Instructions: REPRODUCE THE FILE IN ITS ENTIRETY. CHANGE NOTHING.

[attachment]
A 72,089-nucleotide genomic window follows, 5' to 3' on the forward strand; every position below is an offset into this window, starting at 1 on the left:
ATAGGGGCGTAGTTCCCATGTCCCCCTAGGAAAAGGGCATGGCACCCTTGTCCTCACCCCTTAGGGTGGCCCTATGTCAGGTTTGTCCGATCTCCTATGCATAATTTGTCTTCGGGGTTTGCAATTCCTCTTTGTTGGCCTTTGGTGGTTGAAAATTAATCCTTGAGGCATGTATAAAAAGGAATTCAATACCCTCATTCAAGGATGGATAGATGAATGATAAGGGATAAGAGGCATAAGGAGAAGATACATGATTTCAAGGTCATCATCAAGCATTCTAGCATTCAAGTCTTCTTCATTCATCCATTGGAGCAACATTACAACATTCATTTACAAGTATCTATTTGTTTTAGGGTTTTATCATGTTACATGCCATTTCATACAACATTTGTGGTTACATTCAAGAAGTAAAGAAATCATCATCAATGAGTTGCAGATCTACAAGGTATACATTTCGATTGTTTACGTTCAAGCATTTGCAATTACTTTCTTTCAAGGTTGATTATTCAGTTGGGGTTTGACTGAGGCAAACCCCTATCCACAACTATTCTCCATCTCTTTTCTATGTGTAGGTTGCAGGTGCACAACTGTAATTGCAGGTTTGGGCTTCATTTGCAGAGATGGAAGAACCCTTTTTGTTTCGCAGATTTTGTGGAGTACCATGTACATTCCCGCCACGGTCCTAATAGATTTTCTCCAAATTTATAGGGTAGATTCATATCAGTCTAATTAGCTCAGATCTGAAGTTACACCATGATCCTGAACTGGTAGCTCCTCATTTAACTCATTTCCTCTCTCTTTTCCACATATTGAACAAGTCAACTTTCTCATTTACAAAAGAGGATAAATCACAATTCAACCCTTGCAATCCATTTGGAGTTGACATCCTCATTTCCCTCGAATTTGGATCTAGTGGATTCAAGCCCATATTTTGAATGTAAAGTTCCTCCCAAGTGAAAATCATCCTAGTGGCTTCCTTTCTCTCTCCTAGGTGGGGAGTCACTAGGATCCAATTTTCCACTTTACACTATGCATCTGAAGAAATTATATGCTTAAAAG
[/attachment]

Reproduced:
A 72,089-nucleotide genomic window follows, 5' to 3' on the forward strand; every position below is an offset into this window, starting at 1 on the left:
ATAGGGGCGTAGTTCCCATGTCCCCCTAGGAAAAGGGCATGGCACCCTTGTCCTCACCCCTTAGGGTGGCCCTATGTCAGGTTTGTCCGATCTCCTATGCATAATTTGTCTTCGGGGTTTGCAATTCCTCTTTGTTGGCCTTTGGTGGTTGAAAATTAATCCTTGAGGCATGTATAAAAAGGAATTCAATACCCTCATTCAAGGATGGATAGATGAATGATAAGGGATAAGAGGCATAAGGAGAAGATACATGATTTCAAGGTCATCATCAAGCATTCTAGCATTCAAGTCTTCTTCATTCATCCATTGGAGCAACATTACAACATTCATTTACAAGTATCTATTTGTTTTAGGGTTTTATCATGTTACATGCCATTTCATACAACATTTGTGGTTACATTCAAGAAGTAAAGAAATCATCATCAATGAGTTGCAGATCTACAAGGTATACATTTCGATTGTTTACGTTCAAGCATTTGCAATTACTTTCTTTCAAGGTTGATTATTCAGTTGGGGTTTGACTGAGGCAAACCCCTATCCACAACTATTCTCCATCTCTTTTCTATGTGTAGGTTGCAGGTGCACAACTGTAATTGCAGGTTTGGGCTTCATTTGCAGAGATGGAAGAACCCTTTTTGTTTCGCAGATTTTGTGGAGTACCATGTACATTCCCGCCACGGTCCTAATAGATTTTCTCCAAATTTATAGGGTAGATTCATATCAGTCTAATTAGCTCAGATCTGAAGTTACACCATGATCCTGAACTGGTAGCTCCTCATTTAACTCATTTCCTCTCTCTTTTCCACATATTGAACAAGTCAACTTTCTCATTTACAAAAGAGGATAAATCACAATTCAACCCTTGCAATCCATTTGGAGTTGACATCCTCATTTCCCTCGAATTTGGATCTAGTGGATTCAAGCCCATATTTTGAATGTAAAGTTCCTCCCAAGTGAAAATCATCCTAGTGGCTTCCTTTCTCTCTCCTAGGTGGGGAGTCACTAGGATCCAATTTTCCACTTTACACTATGCATCTGAAGAAATTATATGCTTAAAAG